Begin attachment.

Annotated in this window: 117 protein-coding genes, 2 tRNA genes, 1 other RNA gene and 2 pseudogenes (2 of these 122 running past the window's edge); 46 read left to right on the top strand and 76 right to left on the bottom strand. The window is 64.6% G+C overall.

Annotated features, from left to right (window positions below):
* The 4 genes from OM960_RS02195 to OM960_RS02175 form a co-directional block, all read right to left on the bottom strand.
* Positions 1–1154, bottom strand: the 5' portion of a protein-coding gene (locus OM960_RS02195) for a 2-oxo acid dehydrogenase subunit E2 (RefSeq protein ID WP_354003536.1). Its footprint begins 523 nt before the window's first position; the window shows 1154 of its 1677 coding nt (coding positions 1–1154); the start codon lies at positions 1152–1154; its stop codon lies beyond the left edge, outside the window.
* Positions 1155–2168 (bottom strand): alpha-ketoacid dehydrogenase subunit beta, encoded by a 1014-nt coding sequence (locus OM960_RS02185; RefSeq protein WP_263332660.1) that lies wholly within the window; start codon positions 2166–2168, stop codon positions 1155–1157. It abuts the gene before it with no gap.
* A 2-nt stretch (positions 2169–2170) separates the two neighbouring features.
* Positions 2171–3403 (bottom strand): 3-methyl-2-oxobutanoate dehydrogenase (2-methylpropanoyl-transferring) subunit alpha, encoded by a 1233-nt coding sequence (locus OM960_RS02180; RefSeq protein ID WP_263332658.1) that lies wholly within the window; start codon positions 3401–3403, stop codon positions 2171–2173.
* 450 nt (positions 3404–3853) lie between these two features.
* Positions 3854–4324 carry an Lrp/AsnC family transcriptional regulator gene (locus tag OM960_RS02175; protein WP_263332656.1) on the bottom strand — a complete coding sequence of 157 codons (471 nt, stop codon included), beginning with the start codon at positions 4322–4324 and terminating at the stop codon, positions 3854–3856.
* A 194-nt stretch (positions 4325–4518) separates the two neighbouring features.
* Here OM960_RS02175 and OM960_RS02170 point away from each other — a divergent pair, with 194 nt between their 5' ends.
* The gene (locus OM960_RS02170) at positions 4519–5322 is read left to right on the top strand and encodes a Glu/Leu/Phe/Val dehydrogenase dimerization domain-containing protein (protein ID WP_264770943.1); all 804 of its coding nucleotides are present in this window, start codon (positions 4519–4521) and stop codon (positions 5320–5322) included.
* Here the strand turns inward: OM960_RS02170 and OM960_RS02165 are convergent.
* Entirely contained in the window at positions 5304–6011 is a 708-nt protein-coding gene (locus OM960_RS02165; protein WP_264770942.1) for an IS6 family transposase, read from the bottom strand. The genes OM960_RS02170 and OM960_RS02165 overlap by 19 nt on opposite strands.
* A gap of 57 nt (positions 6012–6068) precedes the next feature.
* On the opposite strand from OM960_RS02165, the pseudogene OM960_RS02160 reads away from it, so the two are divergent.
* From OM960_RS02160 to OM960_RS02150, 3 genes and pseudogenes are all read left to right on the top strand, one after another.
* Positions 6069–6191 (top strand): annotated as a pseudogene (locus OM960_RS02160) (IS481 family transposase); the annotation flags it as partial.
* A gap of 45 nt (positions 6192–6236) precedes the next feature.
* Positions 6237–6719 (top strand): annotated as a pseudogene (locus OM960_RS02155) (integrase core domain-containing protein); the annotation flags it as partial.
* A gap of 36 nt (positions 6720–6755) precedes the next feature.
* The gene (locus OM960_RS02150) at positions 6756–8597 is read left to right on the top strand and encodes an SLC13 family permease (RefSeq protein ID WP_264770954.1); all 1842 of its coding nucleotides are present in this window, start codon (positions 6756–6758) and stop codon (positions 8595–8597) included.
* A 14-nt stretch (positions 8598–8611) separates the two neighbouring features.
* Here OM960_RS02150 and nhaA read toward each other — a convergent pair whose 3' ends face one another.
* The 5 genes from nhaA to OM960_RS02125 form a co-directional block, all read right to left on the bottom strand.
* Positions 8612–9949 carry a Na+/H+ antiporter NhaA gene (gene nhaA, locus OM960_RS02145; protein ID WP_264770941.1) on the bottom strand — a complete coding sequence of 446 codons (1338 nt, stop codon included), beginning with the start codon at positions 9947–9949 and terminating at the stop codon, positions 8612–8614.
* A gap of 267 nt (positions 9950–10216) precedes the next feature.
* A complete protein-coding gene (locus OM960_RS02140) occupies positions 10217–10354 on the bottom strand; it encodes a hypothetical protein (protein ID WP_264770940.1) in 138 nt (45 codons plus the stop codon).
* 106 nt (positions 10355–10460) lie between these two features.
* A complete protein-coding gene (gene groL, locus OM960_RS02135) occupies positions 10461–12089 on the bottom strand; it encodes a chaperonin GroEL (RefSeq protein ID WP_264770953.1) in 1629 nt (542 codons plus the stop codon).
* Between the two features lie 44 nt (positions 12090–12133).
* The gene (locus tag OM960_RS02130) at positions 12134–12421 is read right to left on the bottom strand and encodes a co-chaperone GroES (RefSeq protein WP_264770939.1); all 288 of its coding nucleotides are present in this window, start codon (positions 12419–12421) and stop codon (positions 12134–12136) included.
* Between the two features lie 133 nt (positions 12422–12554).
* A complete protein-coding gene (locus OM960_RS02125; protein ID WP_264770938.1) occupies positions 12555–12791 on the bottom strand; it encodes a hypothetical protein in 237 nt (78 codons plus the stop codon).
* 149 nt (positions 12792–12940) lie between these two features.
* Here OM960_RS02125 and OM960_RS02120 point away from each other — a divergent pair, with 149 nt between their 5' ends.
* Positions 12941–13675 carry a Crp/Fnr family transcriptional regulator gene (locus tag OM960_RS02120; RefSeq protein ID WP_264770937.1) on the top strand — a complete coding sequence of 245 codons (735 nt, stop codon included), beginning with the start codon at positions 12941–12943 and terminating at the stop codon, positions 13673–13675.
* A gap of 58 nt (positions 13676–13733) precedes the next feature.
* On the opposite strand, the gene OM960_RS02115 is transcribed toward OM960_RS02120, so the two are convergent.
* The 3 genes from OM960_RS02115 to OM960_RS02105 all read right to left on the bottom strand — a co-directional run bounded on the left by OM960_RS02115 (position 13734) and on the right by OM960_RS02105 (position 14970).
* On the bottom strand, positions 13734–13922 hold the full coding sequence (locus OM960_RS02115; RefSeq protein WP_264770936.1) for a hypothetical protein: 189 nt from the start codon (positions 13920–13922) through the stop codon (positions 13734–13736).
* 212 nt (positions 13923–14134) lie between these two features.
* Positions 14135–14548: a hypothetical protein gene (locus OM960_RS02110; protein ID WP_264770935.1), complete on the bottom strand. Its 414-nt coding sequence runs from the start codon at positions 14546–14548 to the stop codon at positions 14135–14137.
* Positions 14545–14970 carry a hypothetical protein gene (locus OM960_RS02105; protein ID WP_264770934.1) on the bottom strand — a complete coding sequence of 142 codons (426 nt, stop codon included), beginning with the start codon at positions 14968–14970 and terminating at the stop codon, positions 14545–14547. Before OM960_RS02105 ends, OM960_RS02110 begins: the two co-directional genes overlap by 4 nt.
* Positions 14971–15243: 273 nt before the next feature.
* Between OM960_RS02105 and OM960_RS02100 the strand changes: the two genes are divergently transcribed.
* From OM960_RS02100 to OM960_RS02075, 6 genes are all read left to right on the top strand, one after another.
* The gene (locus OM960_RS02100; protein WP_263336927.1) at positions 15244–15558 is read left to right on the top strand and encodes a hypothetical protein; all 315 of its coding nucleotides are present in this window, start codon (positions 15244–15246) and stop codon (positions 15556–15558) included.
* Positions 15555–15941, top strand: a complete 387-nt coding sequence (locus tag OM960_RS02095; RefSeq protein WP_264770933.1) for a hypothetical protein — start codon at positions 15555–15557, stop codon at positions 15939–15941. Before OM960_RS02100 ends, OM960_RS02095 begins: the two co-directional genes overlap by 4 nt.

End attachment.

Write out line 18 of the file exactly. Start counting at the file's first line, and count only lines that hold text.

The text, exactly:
* Positions 6069–6191 (top strand): annotated as a pseudogene (locus OM960_RS02160) (IS481 family transposase); the annotation flags it as partial.